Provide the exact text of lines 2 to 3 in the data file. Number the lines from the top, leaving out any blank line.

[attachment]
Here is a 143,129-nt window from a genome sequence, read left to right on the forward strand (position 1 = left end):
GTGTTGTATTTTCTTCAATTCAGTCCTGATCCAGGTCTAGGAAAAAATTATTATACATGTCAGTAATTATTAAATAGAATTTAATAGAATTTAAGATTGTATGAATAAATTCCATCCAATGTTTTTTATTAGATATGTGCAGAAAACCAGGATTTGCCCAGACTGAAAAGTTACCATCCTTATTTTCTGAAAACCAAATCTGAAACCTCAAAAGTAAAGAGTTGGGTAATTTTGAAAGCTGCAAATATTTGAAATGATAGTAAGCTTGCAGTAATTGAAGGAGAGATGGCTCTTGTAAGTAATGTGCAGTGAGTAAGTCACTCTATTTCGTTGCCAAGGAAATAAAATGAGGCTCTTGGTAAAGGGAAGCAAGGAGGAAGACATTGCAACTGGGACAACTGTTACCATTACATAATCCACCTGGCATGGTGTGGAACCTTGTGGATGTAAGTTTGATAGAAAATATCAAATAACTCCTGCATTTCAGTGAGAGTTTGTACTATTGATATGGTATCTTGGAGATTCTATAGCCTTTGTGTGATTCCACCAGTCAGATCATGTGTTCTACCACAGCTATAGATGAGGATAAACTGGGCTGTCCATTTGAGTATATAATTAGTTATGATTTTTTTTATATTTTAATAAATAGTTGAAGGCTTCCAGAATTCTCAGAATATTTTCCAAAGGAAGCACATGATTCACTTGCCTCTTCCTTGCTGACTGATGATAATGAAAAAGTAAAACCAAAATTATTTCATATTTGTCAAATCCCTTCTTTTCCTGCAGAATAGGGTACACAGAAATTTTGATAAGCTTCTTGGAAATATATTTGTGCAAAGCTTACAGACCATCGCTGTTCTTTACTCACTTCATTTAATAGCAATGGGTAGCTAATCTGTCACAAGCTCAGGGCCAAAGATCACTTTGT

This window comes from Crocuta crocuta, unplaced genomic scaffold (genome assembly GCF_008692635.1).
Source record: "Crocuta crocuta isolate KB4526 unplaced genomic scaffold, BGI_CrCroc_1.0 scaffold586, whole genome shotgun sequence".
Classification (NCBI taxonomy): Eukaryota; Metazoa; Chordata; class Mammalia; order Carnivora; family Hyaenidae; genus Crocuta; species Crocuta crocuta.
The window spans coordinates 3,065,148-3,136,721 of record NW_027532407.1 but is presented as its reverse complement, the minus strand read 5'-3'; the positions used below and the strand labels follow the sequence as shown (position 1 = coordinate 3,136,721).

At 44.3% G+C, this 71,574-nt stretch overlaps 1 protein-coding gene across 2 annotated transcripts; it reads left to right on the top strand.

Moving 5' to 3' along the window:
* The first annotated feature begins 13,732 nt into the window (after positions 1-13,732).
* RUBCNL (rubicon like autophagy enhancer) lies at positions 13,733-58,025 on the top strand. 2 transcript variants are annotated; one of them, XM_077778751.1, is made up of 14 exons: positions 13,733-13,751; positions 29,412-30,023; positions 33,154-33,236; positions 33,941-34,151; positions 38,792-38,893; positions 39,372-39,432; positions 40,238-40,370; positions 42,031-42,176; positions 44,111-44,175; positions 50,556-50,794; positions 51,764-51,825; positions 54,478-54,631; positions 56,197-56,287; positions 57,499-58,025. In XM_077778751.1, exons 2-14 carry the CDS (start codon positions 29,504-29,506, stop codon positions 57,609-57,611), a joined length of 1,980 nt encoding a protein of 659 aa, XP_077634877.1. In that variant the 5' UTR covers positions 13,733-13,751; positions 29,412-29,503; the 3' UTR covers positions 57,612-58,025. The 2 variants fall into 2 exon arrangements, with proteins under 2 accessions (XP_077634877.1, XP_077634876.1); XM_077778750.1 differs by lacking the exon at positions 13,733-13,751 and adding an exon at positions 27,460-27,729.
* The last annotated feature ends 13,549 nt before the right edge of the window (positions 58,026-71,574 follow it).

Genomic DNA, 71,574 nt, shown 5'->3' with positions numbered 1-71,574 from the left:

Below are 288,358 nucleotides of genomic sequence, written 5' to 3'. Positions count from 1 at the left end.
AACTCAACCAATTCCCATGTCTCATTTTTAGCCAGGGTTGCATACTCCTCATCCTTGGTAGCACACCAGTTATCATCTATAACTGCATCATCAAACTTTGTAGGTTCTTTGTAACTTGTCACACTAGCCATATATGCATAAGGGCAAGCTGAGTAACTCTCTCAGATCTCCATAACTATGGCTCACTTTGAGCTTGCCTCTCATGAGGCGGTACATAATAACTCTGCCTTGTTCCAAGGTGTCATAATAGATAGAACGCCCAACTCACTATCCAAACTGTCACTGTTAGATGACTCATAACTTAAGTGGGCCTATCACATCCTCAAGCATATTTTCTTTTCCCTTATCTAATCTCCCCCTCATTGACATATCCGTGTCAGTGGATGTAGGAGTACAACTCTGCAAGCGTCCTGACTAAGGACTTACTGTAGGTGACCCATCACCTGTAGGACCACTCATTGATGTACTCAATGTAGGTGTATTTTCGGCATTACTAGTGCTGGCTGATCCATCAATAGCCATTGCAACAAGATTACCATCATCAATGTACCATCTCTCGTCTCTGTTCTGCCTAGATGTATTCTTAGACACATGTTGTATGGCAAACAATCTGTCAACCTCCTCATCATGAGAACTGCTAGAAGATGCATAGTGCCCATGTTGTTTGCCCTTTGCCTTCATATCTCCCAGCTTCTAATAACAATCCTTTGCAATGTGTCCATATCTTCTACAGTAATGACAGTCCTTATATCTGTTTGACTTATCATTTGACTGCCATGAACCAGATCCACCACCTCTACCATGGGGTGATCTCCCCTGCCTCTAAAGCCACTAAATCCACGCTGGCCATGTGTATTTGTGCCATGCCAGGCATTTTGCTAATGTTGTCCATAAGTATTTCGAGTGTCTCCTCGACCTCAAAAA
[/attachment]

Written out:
GTGTTGTATTTTCTTCAATTCAGTCCTGATCCAGGTCTAGGAAAAAATTATTATACATGTCAGTAATTATTAAATAGAATTTAATAGAATTTAAGATTGTATGAATAAATTCCATCCAATGTTTTTTATTAGATATGTGCAGAAAACCAGGATTTGCCCAGACTGAAAAGTTACCATCCTTATTTTCTGAAAACCAAATCTGAAACCTCAAAAGTAAAGAGTTGGGTAATTTTGAAAGCTGCAAATATTTGAAATGATAGTAAGCTTGCAGTAATTGAAGGAGAGATGGCTCTTGTAAGTAATGTGCAGTGAGTAAGTCACTCTATTTCGTTGCCAAGGAAATAAAATGAGGCTCTTGGTAAAGGGAAGCAAGGAGGAAGACATTGCAACTGGGACAACTGTTACCATTACATAATCCACCTGGCATGGTGTGGAACCTTGTGGATGTAAGTTTGATAGAAAATATCAAATAACTCCTGCATTTCAGTGAGAGTTTGTACTATTGATATGGTATCTTGGAGATTCTATAGCCTTTGTGTGATTCCACCAGTCAGATCATGTGTTCTACCACAGCTATAGATGAGGATAAACTGGGCTGTCCATTTGAGTATATAATTAGTTATGATTTTTTTTATATTTTAATAAATAGTTGAAGGCTTCCAGAATTCTCAGAATATTTTCCAAAGGAAGCACATGATTCACTTGCCTCTTCCTTGCTGACTGATGATAATGAAAAAGTAAAACCAAAATTATTTCATATTTGTCAAATCCCTTCTTTTCCTGCAGAATAGGGTACACAGAAATTTTGATAAGCTTCTTGGAAATATATTTGTGCAAAGCTTACAGACCATCGCTGTTCTTTACTCACTTCATTTAATAGCAATGGGTAGCTAATCTGTCACAAGCTCAGGGCCAAAGATCACTTTGT

This window comes from Crocuta crocuta, unplaced genomic scaffold (genome assembly GCF_008692635.1).